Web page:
As people will seek fulfilling experiences, companies and brands in the travel industry should focus on offering once-in-a-lifetime experiences that teach travelers something about themselves and the world. Companies such as Airbnb are already extending their brand offering to “hosted experiences” in various cities, with locals guiding guests through cheese tastings or sightseeing. Active and adventure trips are also growing in popularity across demographics.

As for the Luxury sector, following a shift in consumer values from the material to the experiential, brands must strive to appeal to luxury travelers by delivering beyond their material selling product. A pre-packaged deal – even VIP – will seem inauthentic and drive the customer away. Brands who strike the right emotional chord for consumers, by offering “non googleable-offers” and one-off experiences, will thrive over the more reluctant companies. Luxury has always been about having access to the most incredible, sought-after possessions. And travel has become no exception.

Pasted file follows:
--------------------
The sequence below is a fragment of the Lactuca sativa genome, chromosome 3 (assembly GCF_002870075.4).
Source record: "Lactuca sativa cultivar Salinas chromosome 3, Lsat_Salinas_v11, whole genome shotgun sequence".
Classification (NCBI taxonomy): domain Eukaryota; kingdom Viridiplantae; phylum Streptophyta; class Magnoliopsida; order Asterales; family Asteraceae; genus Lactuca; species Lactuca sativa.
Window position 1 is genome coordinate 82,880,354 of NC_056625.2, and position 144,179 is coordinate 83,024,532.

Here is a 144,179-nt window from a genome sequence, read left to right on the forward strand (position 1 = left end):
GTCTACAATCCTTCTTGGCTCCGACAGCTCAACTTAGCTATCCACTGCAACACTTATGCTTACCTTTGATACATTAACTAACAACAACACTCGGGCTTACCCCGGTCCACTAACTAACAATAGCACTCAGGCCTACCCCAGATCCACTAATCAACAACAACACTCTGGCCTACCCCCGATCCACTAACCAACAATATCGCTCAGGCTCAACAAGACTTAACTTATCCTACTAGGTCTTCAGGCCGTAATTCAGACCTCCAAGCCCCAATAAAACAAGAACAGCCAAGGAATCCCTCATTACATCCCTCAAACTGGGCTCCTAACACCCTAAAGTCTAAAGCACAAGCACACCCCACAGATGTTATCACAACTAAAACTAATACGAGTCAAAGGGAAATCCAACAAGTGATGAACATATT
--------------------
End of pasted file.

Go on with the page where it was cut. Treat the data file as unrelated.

“More Americans are in the VIP category now than at any point in U.S. history: The wealthy travel more, and spend more per trip; the luxury market is growing almost a third faster than the overall travel industry.”
Virtuoso, 2017 Luxe Report.

The proliferation of luxury and experiential options has given the average traveler an opportunity to go for the occasional splurge without going completely off budget. And as emergent middle classes seek the material aspect of luxury travel, more mature markets are craving a new, evolved kind of luxury. This is why offering luxury customers a relevant, personal and exclusive experience will become even more crucial than it is today – it will be a differentiating factor between old and new luxury. The other variation comes with the ultra-affluent, the one-percenter billionaires, who do not take ready-made vacations. They simply wants unique experiences.

Simone Gibertoni with Amanda Buhler